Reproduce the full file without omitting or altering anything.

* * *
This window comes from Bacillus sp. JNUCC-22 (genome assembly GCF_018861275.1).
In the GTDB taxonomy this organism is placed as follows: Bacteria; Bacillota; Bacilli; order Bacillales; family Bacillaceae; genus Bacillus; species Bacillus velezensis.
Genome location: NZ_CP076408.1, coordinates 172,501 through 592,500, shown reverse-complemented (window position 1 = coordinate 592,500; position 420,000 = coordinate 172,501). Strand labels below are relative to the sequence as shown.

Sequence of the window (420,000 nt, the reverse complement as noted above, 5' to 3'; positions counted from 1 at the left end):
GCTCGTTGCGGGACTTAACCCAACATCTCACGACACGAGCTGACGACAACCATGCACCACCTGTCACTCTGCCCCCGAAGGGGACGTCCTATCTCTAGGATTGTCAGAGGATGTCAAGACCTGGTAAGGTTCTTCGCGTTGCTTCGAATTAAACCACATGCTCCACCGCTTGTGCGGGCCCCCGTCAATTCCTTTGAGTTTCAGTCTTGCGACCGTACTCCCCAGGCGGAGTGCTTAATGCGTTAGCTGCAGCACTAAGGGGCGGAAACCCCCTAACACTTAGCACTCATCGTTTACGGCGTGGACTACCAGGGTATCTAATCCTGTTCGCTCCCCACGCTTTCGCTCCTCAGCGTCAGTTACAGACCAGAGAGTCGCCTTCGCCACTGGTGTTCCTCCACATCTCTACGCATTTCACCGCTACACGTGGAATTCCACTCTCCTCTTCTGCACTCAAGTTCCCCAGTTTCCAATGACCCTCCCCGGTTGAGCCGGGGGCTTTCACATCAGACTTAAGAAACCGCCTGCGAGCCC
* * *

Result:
This window comes from Bacillus sp. JNUCC-22 (genome assembly GCF_018861275.1).
In the GTDB taxonomy this organism is placed as follows: Bacteria; Bacillota; Bacilli; order Bacillales; family Bacillaceae; genus Bacillus; species Bacillus velezensis.
Genome location: NZ_CP076408.1, coordinates 172,501 through 592,500, shown reverse-complemented (window position 1 = coordinate 592,500; position 420,000 = coordinate 172,501). Strand labels below are relative to the sequence as shown.

Sequence of the window (420,000 nt, the reverse complement as noted above, 5' to 3'; positions counted from 1 at the left end):
GCTCGTTGCGGGACTTAACCCAACATCTCACGACACGAGCTGACGACAACCATGCACCACCTGTCACTCTGCCCCCGAAGGGGACGTCCTATCTCTAGGATTGTCAGAGGATGTCAAGACCTGGTAAGGTTCTTCGCGTTGCTTCGAATTAAACCACATGCTCCACCGCTTGTGCGGGCCCCCGTCAATTCCTTTGAGTTTCAGTCTTGCGACCGTACTCCCCAGGCGGAGTGCTTAATGCGTTAGCTGCAGCACTAAGGGGCGGAAACCCCCTAACACTTAGCACTCATCGTTTACGGCGTGGACTACCAGGGTATCTAATCCTGTTCGCTCCCCACGCTTTCGCTCCTCAGCGTCAGTTACAGACCAGAGAGTCGCCTTCGCCACTGGTGTTCCTCCACATCTCTACGCATTTCACCGCTACACGTGGAATTCCACTCTCCTCTTCTGCACTCAAGTTCCCCAGTTTCCAATGACCCTCCCCGGTTGAGCCGGGGGCTTTCACATCAGACTTAAGAAACCGCCTGCGAGCCC